1. Behavior Analysis/Behavior Management-The first is Behavior Analysis /Behavior Management to get the students in their seats and paying attention. That model was developed by B.F. Skinner and his associates at Harvard University. Behavior Analysis has literally thousands of research studies to support it.
  2. Direct Instruction- The second model is Direct Instruction, created by Zig Engelmann at University of Oregon. Direct Instruction is a powerful teaching method which led all others by miles in comparative studies of half a million children across the nation during a 20 year research project called the Follow Through Project.
  3. Precision Teaching-The third is Precision Teaching, a measurement system originated by Ogden R. Lindsley at the University of Kansas. This system allows you to measure academic progress of specific skills in a minute a day. It, too, has a ton of research to demonstrate its effectiveness with hundreds of thousands of children over several decades.

The three methods combined into a single one is what we suggest to parents and teachers. It is the method we have used to successfully teach 50,000 children at risk of school failure to succeed. If a program lacks this kind of verification with a wide range of learners, the parent cannot be sure that it will be a solution for their child's learning needs. Too many times, schools have adopted untested programs which are determined 10 years later to be ineffective, hurting a generation of students who were subjected to them. When a new program is being considered for adoption, parents need to ask the hard questions about its proven effectiveness before the adoption, not years later when its failure becomes obvious.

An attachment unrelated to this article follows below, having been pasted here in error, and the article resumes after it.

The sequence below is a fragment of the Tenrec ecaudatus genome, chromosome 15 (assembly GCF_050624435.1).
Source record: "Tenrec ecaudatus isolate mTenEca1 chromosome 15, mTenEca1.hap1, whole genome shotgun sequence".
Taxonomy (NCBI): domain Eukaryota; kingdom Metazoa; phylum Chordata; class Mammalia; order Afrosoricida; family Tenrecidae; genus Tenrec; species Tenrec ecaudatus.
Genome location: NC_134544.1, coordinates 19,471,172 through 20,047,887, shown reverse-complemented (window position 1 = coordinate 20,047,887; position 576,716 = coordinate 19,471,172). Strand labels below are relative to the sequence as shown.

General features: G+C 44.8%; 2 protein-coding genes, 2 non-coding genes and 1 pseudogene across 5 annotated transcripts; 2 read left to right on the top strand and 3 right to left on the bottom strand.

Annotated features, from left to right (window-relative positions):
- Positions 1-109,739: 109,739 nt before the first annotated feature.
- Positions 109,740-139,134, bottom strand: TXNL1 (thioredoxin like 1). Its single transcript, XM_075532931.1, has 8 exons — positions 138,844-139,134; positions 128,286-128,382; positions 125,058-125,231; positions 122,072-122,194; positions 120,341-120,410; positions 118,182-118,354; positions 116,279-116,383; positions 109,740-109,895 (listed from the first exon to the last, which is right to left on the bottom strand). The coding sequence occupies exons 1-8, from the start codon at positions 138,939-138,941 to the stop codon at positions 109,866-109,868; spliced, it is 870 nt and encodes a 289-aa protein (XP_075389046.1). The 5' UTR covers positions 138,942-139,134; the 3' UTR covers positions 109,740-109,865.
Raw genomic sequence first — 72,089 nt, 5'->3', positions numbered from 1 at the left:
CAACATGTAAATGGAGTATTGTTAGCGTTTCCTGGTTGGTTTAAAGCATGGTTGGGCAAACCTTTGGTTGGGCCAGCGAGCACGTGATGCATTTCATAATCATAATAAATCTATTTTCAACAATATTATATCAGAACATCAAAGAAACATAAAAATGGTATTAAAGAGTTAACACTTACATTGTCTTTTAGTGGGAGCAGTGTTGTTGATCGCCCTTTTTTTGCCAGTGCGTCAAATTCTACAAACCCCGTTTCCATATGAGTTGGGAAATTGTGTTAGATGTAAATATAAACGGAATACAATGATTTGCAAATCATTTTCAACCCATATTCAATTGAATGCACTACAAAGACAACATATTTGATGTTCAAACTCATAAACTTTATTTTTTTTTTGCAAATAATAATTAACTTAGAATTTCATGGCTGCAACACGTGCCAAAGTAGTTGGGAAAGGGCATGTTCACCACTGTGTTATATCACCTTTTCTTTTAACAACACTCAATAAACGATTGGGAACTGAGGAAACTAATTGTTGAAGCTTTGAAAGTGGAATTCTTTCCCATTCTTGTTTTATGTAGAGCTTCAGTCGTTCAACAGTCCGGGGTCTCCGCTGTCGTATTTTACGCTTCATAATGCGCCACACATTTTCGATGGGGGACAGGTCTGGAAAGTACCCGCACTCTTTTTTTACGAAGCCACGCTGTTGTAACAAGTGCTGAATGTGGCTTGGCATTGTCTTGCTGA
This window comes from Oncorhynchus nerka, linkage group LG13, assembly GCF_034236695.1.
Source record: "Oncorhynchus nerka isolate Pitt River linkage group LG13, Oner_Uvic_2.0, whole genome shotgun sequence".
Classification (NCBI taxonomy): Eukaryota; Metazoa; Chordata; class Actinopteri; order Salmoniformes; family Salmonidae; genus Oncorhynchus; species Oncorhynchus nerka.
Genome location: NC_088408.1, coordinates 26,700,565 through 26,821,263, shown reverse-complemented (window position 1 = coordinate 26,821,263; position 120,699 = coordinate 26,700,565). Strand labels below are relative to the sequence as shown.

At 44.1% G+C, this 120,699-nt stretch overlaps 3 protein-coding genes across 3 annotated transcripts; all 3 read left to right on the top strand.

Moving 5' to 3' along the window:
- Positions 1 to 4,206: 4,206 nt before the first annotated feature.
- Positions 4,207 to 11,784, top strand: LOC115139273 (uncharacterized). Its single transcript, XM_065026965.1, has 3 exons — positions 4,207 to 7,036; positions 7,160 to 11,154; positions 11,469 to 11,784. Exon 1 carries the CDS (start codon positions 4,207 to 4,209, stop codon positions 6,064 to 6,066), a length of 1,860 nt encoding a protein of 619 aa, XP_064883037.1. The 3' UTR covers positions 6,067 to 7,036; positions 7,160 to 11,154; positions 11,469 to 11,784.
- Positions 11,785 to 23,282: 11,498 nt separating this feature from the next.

What Kind of Success Have You Seen From These Models?

For the past 30 years we have used Direct Instruction, Behavior Analysis/Management and Precision Teaching to teach thousands of children and adults to read, write, spell and do math competently. Each of these methods has a long and illustrious research history with their own journals and conferences. Each of these methods has provided consistent success for kids at-risk for over 40 years. When integrated into a single program, the power to change student behavior triples. We have a money back, no hassle guarantee with our products and services. We have almost never had to refund money or provide service for free because these methods accomplish what we need to do to help children and adults learn.

What Are the Main Obstacles That Children Encounter Today Concerning Reading Skills?